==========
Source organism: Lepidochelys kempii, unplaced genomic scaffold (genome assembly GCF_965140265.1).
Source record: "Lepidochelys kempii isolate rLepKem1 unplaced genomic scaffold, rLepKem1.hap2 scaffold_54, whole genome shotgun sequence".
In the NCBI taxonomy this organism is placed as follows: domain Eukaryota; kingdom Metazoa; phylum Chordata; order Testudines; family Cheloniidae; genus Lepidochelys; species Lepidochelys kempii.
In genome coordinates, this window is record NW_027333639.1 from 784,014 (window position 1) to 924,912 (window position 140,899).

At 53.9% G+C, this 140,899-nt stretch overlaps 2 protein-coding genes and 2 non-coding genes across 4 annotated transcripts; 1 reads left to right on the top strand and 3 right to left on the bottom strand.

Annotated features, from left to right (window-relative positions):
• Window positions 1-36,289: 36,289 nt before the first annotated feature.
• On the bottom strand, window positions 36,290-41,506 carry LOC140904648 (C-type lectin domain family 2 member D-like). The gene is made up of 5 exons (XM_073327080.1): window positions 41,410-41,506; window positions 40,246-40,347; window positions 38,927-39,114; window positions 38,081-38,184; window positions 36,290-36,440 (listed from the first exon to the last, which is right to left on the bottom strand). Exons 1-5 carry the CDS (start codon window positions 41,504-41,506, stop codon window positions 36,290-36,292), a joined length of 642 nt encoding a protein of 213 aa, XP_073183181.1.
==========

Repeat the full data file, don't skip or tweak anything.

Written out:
Source organism: Lepidochelys kempii, unplaced genomic scaffold (genome assembly GCF_965140265.1).
Source record: "Lepidochelys kempii isolate rLepKem1 unplaced genomic scaffold, rLepKem1.hap2 scaffold_54, whole genome shotgun sequence".
In the NCBI taxonomy this organism is placed as follows: domain Eukaryota; kingdom Metazoa; phylum Chordata; order Testudines; family Cheloniidae; genus Lepidochelys; species Lepidochelys kempii.
In genome coordinates, this window is record NW_027333639.1 from 784,014 (window position 1) to 924,912 (window position 140,899).

At 53.9% G+C, this 140,899-nt stretch overlaps 2 protein-coding genes and 2 non-coding genes across 4 annotated transcripts; 1 reads left to right on the top strand and 3 right to left on the bottom strand.

Annotated features, from left to right (window-relative positions):
• Window positions 1-36,289: 36,289 nt before the first annotated feature.
• On the bottom strand, window positions 36,290-41,506 carry LOC140904648 (C-type lectin domain family 2 member D-like). The gene is made up of 5 exons (XM_073327080.1): window positions 41,410-41,506; window positions 40,246-40,347; window positions 38,927-39,114; window positions 38,081-38,184; window positions 36,290-36,440 (listed from the first exon to the last, which is right to left on the bottom strand). Exons 1-5 carry the CDS (start codon window positions 41,504-41,506, stop codon window positions 36,290-36,292), a joined length of 642 nt encoding a protein of 213 aa, XP_073183181.1.